In an interview with the Mint on 25th August, Sir Martin savaged NDTV, saying a “two-lawyer firm, ‘which’ specializes in restaurant law” had called WPP and “asked if we would discuss a settlement. I said there is no question of settlement. This whole thing is mischievous, designed to elicit some financial response from us”. He also told Mint that “they (NDTV) are issuing illegitimate proceedings in the US with lawyers working on a contingency basis, where they do not get a fee, but a percentage of the settlement. That is why they rang up”. Expectedly (to us) Sir Martin attacked NDTV’s financial performance by pointing out that its “market cap has fallen from $800 million to $60 million”. He ended by saying that NDTV’s PR campaign had hurt the reputation of WPP and TAM and that is why WPP was considering a defamation suit.


Until the hearings begin at the New York court, it will be an interesting battle of strategy and maybe even dirty tricks—after all, there is a lot riding on the jurisdiction issue and while courts are not supposed to take cognizance of media reports, everybody knows that it does play a significant role.


CAG says it has right to examine government policies

Being effective does not mean hiding behind technicalities and overlooking something that was clearly patently opaque exercise of discretionary power, say sources from CAG

New Delhi: Rebutting the criticism by Government and the Congress party on coal blocks allocation, the Comptroller and Auditor General (CAG) on Wednesday said it has the mandate to examine and scrutinise public policies, reports PTI.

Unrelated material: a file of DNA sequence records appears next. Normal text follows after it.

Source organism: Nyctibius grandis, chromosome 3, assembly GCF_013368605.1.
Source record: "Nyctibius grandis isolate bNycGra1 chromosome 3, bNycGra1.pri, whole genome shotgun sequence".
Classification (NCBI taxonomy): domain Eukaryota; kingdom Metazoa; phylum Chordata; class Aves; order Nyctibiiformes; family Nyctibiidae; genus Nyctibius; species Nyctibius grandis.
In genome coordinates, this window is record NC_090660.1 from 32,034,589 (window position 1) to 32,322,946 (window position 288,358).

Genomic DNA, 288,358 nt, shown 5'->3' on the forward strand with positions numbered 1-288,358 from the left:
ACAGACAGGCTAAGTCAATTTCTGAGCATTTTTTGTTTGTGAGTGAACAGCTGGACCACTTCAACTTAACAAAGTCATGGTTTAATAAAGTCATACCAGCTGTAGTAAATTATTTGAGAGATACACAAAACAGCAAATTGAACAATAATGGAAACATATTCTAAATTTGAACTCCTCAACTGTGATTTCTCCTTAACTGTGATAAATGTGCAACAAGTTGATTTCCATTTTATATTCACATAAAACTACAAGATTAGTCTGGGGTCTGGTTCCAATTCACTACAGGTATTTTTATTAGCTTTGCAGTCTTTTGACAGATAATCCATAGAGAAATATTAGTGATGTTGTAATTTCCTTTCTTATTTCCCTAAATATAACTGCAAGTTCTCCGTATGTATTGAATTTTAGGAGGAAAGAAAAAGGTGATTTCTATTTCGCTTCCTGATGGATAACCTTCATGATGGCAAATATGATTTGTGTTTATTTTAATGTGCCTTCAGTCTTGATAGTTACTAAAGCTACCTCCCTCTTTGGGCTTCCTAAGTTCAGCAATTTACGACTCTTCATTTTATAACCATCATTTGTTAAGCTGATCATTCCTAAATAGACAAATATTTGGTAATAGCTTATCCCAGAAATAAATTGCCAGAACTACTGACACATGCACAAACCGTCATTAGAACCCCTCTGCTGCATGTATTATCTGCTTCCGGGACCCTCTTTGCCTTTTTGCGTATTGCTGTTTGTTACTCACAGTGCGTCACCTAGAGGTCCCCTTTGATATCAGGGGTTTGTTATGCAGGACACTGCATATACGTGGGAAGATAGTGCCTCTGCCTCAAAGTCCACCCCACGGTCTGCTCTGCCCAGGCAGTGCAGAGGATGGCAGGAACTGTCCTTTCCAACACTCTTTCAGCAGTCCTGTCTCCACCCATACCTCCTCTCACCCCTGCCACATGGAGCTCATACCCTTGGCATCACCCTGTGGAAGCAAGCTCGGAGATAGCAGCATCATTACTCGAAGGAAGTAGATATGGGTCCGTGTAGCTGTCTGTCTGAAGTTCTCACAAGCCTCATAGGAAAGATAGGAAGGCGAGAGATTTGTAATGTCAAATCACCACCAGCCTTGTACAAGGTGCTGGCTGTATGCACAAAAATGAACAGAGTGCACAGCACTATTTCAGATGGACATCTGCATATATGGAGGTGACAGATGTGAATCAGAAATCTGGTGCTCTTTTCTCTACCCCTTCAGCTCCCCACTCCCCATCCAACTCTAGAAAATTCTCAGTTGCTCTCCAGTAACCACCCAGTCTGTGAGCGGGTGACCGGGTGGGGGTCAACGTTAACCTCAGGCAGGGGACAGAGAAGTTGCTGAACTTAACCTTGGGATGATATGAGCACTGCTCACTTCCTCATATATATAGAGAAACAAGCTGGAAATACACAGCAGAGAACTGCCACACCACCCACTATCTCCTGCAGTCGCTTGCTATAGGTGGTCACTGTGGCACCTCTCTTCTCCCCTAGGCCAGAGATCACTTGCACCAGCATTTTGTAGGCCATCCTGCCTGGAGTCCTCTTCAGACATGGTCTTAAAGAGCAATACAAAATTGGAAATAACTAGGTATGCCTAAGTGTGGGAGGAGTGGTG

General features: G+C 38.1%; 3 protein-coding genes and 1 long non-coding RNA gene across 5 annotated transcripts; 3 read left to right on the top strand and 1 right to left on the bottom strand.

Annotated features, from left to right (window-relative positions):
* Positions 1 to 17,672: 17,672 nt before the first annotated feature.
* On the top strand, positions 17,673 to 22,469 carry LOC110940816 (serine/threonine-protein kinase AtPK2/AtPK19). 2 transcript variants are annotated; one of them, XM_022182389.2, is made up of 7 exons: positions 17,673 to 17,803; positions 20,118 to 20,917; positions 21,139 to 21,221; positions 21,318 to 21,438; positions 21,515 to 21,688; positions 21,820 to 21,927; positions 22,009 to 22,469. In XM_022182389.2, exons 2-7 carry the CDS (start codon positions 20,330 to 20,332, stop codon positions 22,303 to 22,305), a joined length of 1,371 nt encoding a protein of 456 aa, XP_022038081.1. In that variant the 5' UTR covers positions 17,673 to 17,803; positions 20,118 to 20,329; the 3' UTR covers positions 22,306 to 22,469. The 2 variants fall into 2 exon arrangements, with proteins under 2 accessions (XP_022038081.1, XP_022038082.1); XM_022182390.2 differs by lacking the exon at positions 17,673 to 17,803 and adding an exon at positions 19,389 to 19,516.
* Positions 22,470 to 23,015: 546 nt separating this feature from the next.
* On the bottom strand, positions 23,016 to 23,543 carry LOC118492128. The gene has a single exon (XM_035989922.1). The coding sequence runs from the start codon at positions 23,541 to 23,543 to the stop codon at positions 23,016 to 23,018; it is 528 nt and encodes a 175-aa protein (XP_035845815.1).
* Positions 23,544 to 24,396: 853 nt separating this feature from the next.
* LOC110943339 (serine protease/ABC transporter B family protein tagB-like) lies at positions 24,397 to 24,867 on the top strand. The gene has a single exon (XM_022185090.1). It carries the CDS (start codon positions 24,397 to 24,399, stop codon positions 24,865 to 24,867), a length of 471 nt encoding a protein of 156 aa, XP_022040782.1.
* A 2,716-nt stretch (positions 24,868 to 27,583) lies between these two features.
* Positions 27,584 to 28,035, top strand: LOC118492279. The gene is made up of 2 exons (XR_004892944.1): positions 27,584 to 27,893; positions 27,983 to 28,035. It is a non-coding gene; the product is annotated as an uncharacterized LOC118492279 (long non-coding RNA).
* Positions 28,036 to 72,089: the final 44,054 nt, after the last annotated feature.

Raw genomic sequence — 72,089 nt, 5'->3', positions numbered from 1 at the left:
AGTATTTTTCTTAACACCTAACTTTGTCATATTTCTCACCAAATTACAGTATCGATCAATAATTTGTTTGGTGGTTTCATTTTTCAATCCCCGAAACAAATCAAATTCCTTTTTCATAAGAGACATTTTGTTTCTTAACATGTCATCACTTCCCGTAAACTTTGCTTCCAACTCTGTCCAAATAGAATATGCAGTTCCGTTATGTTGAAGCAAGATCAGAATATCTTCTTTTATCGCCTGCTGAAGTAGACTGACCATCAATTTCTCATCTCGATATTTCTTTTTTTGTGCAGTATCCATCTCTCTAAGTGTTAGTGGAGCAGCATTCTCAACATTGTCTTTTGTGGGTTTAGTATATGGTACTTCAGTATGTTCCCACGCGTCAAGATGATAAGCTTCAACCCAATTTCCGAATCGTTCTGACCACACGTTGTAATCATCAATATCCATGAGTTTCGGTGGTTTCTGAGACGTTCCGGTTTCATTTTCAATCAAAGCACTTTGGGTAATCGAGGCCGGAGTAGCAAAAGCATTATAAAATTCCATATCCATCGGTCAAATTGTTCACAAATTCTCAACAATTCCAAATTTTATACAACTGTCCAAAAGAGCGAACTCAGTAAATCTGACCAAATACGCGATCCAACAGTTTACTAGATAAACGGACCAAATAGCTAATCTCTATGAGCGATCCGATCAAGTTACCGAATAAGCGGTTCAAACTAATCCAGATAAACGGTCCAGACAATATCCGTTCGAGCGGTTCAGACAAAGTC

"...policies of a government do not emerge from vacuum but a culmination of a due diligence process that involves faithful examination and analysis of empirical evidence on the ground, higher values of governance, feasibility of implementation, materiality of financial costs and perceivable benefits based on current and reasonably predictable facts", GAG sources said.
As there is a close relationship between developments of public policy and its implementability and financial implications, the sources said, "it is unrealistic to expect that...C&AG's audit findings will not cast any shadow on the policy itself. Let us be real".
They were responding to criticism of the official auditor by the government and also an article written by Congress spokesperson Manish Tiwari questioning CAG's mandate to examine government policies.
CAG's findings that allocation of 57 coal blocks resulted in a loss of Rs1.86 lakh crore to the exchequer evoked sharp reaction from the government and Congress party. Parliament has also seen turbulence over the report.
Prime Minister Manmohan Singh had questioned the CAG findings on coal blocks allocation describing them as "disputable and flawed".
"The policy of allocation of coal blocks to private parties, which the CAG has criticised, was not not a new policy introduced by the UPA. The policy has existed since 1993 and previous government also allocated coal blocks in precisely the manner that the CAG has now criticised," he had said.